Buildings on Upper Main Street
1. On the right in the same block, is 425-427 Main Street the old Glascock Hardware Buildingwith its iron columns and Victorian Italianate design. This is a block of two stores, one with its original storefront, containing large upper-storey windows with heavy girders and an elabourate conjoined cast-iron cornice extending across the top of the building. A cast-iron segmental base with panels is in the middle of the cornice.
2. Most of the buildings downtown are two-storeys which was common with respect to late 19th and early 20th century commercial buildings. The exception that makes the rule is on the southeast corner of Main and North Main, 441 Main Street, the old Masonic Temple Building, formerly A.R. Via Jewelers. Besides being taller than most buildings downtown, the arches and the unusual corner location makes the building stand out. The third floor still has a large Masonic room with all the secret symbols.
3. The South Boston Municipal Building is the main landmark of the commercial district, the South Boston Municipal Building, a distinguished two-storey brick building with a rounded corner entrance framed columns and dominated by a full base. The impressive U-shaped building sums up South Boston's boom time at the turn of the century. The main entrance is Neoclassical, the preferred style for government buildings at that time. The most distinctive characteristic of the building is the tall circular brick tower on top of the corner of the building. The building was once a grocery store, and later the firehouse. Its tower contained a siren for the firehouse.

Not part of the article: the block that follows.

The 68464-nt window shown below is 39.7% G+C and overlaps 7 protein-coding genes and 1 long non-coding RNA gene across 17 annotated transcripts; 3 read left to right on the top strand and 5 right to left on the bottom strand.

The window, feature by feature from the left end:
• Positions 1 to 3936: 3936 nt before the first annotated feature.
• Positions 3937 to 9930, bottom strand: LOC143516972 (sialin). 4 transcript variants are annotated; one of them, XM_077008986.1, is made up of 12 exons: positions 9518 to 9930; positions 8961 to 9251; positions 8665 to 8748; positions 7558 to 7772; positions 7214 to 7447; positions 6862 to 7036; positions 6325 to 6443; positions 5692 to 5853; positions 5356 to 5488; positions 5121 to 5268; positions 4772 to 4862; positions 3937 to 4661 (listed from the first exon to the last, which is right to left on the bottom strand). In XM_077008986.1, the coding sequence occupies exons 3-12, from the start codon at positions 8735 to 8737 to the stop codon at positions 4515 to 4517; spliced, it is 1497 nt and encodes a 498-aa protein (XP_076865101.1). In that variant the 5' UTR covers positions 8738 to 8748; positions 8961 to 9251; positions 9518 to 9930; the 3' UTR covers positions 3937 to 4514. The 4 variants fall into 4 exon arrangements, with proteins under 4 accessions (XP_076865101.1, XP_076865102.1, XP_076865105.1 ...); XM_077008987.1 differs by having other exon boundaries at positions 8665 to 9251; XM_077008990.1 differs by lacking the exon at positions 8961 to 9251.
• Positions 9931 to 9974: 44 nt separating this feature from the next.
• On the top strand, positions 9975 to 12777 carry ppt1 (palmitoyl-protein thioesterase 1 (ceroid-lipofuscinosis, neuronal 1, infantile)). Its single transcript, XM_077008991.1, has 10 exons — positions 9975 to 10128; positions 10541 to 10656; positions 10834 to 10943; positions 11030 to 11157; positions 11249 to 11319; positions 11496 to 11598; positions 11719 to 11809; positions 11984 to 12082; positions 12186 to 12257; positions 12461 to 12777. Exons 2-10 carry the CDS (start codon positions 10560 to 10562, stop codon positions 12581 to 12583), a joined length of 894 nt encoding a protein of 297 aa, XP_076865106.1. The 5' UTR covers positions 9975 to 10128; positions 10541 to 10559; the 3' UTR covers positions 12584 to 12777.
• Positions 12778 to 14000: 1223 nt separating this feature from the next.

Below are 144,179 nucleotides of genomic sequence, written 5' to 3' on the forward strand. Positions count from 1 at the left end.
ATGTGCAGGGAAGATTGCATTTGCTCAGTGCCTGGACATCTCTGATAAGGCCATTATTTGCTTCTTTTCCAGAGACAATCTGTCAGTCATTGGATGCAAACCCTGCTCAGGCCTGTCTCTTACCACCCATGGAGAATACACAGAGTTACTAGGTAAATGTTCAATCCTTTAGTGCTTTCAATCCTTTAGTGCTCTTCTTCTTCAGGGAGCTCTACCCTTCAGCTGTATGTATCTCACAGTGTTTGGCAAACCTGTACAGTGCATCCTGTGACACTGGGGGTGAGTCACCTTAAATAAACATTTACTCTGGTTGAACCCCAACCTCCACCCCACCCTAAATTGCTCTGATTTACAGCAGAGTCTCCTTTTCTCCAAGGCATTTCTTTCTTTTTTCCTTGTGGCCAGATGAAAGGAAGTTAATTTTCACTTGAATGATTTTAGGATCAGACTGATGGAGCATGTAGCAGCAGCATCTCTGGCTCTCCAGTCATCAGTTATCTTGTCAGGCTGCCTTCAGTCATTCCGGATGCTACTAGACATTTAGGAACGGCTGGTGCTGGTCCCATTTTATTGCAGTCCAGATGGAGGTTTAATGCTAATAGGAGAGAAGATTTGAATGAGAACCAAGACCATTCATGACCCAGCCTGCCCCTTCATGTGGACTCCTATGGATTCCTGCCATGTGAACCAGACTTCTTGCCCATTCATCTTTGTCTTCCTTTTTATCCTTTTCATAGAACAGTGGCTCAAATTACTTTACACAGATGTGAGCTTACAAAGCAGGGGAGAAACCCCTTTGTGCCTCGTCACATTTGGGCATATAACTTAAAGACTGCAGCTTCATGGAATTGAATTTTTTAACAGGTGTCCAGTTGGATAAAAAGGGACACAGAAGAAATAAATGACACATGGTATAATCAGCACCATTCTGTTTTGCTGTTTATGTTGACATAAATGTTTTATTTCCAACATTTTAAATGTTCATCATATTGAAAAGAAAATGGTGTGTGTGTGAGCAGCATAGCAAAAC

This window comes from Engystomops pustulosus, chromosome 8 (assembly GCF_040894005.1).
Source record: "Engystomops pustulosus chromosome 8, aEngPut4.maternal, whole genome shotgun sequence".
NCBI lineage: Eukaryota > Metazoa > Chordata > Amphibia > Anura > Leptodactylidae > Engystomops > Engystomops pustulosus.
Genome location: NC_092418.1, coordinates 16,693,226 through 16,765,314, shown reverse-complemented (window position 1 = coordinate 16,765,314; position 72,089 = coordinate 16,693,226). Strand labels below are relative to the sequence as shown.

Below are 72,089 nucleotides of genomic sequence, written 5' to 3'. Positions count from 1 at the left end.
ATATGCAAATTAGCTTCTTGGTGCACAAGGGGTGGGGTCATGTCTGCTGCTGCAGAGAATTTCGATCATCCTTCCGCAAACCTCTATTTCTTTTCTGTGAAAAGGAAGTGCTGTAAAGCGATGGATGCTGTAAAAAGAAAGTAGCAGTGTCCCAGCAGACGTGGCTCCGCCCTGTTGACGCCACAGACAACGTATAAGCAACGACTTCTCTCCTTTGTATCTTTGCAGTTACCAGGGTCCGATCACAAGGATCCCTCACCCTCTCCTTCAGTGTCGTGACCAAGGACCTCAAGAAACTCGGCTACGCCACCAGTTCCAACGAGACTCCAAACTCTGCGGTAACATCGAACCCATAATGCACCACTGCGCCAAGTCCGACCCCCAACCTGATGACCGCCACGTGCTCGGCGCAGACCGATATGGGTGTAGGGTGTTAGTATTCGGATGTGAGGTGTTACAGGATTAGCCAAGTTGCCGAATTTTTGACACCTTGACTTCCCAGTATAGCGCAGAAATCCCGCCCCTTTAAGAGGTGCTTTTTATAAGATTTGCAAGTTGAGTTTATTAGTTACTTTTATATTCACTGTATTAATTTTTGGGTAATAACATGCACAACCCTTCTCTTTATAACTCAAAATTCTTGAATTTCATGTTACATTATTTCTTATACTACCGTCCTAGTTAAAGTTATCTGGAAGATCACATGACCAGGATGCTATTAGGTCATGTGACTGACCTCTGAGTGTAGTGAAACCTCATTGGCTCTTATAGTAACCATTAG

4. Across the street from the Municipal Building is the old United Virginia Bank at Ferry Street and Wilborn Avenue, which now houses Fry, Jordan, and Wilson, Inc. The 1918 building, stone building with the look of an ancient temple with ornate ionic columns on either side of the entrance enhanced by a classical ornamental facades. en español, em português
Houses on North Main Street
1. 616 North Main Street Built in 1885 by John W. Easley, a merchant and tobacco warehouse owner. His daughter, Mrs. E. L. Evans, Jr., lived there until she died in the 1980s.
2. 700 North Main Street Queen Anne Victorian house with gable roof, 6-bay wraparound porch with turned posts, spindle frieze, turned balustrade. Built by the Willingham family in 1899. Purchased by the Dickerson family in 1920 and remained in the Dickerson family until the 1980s. Mr. Dickerson started a pool hall in 1901, and was located downtown at 521 N. Main Street. Mrs. Benjamin Dickerson's maiden name was Terry and her sister married E. B. Jeffress. Their portraits hang in the South Boston - Halifax County Museum of Fine Arts & History. 3. Open to all in the community, the Prayer Garden is filled with azaleas, peonies, tulips, dogwood trees, and a myriad other flowers and growing things. It offers "a quiet place, to be still and know that He is God". The garden is located on church property once occupied by the Hunt House. The garden is divided into three sections: The first area as people come in from the entrance on Main Street is "the pure meditation part of the garden," and is patterned mainly in green and white for the soothing qualities of those colors. This part of the garden is already home to a copper and steel cross created by local artist Bob Cage. Visible from three churches in the area the Methodist, Baptist, and Presbyterian churches Cage created a three-dimensional rather than a flat cross.
4. The First Presbyterian Church at 800 North Main Street is a Gothic Revival-style brick building with a steep cross gable slate roof, corner square bell tower, and pointed-arched stained glass windows. The oldest church building surviving in South Boston today, it was built in 1887 and is the most eyecatching historical church in the town.